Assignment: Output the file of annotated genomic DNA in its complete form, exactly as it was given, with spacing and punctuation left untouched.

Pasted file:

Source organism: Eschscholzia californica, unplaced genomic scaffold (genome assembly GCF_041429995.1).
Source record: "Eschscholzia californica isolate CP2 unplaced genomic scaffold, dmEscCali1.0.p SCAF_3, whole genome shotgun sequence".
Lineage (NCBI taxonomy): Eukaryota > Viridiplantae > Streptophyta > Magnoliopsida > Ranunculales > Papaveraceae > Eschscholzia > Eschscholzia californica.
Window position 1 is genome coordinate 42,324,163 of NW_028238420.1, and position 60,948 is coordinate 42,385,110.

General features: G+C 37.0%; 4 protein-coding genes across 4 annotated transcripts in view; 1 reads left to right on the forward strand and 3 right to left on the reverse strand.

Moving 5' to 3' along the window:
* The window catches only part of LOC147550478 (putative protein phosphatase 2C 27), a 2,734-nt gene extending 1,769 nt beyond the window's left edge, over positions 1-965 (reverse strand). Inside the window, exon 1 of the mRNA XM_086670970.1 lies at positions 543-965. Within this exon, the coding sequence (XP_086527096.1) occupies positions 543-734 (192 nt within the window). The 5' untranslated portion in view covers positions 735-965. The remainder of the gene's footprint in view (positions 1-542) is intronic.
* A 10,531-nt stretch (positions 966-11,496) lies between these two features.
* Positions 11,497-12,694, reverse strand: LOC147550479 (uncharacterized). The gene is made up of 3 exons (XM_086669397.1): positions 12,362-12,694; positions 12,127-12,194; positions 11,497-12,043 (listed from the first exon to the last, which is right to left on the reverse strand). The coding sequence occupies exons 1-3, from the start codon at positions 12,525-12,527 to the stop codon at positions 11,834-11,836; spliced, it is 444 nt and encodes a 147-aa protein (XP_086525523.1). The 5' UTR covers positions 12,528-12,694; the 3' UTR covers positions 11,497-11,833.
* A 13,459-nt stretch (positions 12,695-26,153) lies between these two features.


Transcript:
Source organism: Eschscholzia californica, unplaced genomic scaffold (genome assembly GCF_041429995.1).
Source record: "Eschscholzia californica isolate CP2 unplaced genomic scaffold, dmEscCali1.0.p SCAF_3, whole genome shotgun sequence".
Lineage (NCBI taxonomy): Eukaryota > Viridiplantae > Streptophyta > Magnoliopsida > Ranunculales > Papaveraceae > Eschscholzia > Eschscholzia californica.
Window position 1 is genome coordinate 42,324,163 of NW_028238420.1, and position 60,948 is coordinate 42,385,110.

General features: G+C 37.0%; 4 protein-coding genes across 4 annotated transcripts in view; 1 reads left to right on the forward strand and 3 right to left on the reverse strand.

Moving 5' to 3' along the window:
* The window catches only part of LOC147550478 (putative protein phosphatase 2C 27), a 2,734-nt gene extending 1,769 nt beyond the window's left edge, over positions 1-965 (reverse strand). Inside the window, exon 1 of the mRNA XM_086670970.1 lies at positions 543-965. Within this exon, the coding sequence (XP_086527096.1) occupies positions 543-734 (192 nt within the window). The 5' untranslated portion in view covers positions 735-965. The remainder of the gene's footprint in view (positions 1-542) is intronic.
* A 10,531-nt stretch (positions 966-11,496) lies between these two features.
* Positions 11,497-12,694, reverse strand: LOC147550479 (uncharacterized). The gene is made up of 3 exons (XM_086669397.1): positions 12,362-12,694; positions 12,127-12,194; positions 11,497-12,043 (listed from the first exon to the last, which is right to left on the reverse strand). The coding sequence occupies exons 1-3, from the start codon at positions 12,525-12,527 to the stop codon at positions 11,834-11,836; spliced, it is 444 nt and encodes a 147-aa protein (XP_086525523.1). The 5' UTR covers positions 12,528-12,694; the 3' UTR covers positions 11,497-11,833.
* A 13,459-nt stretch (positions 12,695-26,153) lies between these two features.